I remember when I first went vegan, I went to the grocery store and read the ingredients on all the bread. I remember being stumped by this ingredient: Sodium stearoyl lactylate. “Lactylate” sounds like it could be from milk… But is it?
Is sodium stearoyl lactylate vegan? Sodium stearoyl lactylate (E481) is typically vegan. It does not contain dairy. There is some concern, however, since one of the ingredients is stearic acid, which can be derived from plant or animal sources. Therefore, while most vegans are okay with sodium stearoyl lactylate, others prefer to avoid it.
In this post, I’ll explain exactly how this ingredient is made, all the best evidence on whether it’s fully vegan or not, and how to handle that uncertainty as a vegan! I’ll also cover some related “lactylate” ingredients.
What Is Sodium Stearoyl Lactylate (E481)?
Sodium stearoyl lactylate is a very common food additive. It is used to help foods mix together well and also to increase the volume of certain foods.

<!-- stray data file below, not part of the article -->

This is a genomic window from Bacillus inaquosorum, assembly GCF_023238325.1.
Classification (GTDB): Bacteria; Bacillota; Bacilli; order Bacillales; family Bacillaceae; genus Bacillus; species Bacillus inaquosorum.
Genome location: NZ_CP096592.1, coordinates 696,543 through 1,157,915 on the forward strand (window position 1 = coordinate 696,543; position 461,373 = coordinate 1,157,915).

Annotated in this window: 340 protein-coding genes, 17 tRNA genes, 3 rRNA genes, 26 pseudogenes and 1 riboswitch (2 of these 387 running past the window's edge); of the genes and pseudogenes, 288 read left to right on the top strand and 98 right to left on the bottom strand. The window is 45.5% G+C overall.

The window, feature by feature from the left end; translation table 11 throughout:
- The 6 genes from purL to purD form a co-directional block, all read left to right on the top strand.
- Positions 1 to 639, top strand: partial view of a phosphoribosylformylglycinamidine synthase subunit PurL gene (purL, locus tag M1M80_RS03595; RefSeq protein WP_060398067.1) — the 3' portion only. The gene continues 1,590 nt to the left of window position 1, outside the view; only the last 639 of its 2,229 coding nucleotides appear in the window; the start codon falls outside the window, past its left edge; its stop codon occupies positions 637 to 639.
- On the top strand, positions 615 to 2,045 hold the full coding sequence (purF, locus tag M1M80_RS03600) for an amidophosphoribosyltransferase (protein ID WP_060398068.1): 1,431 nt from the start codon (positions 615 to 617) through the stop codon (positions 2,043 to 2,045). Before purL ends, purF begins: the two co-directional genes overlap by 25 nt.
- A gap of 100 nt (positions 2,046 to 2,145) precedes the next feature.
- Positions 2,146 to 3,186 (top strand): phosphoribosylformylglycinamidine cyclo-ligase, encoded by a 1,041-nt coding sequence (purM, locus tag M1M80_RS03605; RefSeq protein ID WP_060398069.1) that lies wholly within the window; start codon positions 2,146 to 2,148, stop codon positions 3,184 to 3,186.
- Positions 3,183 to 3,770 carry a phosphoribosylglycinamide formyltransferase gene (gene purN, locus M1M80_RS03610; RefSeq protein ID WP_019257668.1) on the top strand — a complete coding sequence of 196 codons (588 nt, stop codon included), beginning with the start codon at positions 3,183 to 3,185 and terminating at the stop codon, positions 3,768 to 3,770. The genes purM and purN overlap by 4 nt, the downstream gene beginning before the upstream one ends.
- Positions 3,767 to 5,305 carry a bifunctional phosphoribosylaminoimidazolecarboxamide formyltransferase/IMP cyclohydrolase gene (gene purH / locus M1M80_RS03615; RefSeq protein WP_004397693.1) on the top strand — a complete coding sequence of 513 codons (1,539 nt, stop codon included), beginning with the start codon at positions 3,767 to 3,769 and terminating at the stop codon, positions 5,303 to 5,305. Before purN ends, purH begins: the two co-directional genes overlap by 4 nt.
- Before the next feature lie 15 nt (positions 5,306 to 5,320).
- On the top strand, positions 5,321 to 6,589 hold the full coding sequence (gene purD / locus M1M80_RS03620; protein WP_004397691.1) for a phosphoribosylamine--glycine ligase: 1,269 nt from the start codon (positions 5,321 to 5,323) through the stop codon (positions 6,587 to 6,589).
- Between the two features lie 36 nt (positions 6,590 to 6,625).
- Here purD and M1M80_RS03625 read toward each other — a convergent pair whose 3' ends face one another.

It is used in foods such as bread, baked goods, pancakes and waffles, pudding, sauces, gum, snack dips, and more. It is most common in yeast-raised bread products like bread, buns, and tortillas. (source)
It’s also used in personal care products like moisturizers, shaving creams, scrubs, and other beauty products.
How Is Sodium Stearoyl Lactylate Made?
Sodium stearoyl lactylate is made from lactic acid and stearic acid, along with either sodium carbonate or sodium hydroxide to neutralize the acids. Of those ingredients, stearic acid is the one of most concern to vegans. But let’s take a look at each of them in order.
- Lactic acid is typically vegan. It is produced by the fermentation of carbohydrates. And for commercial production today, the carbs used are typically corn or other plants, not lactose or any other animal source. More info in my post all about lactic acid.
- Stearic acid is sometimes vegan, sometimes not. It can be produced from plants like soybean oil, cocoa butter, and shea butter—or from animal fat (pig or cow). Research done by the Vegetarian Resource Group (VRG) shows there are major producers of stearic acid that use plant sources and animal sources.
- Lastly, sodium carbonate and sodium hydroxide are vegan. Sodium carbonate (soda ash) is made from sodium chloride (table salt) and limestone using the Solvay process. Meanwhile, sodium hydroxide is also made from salt using the chloralkali process.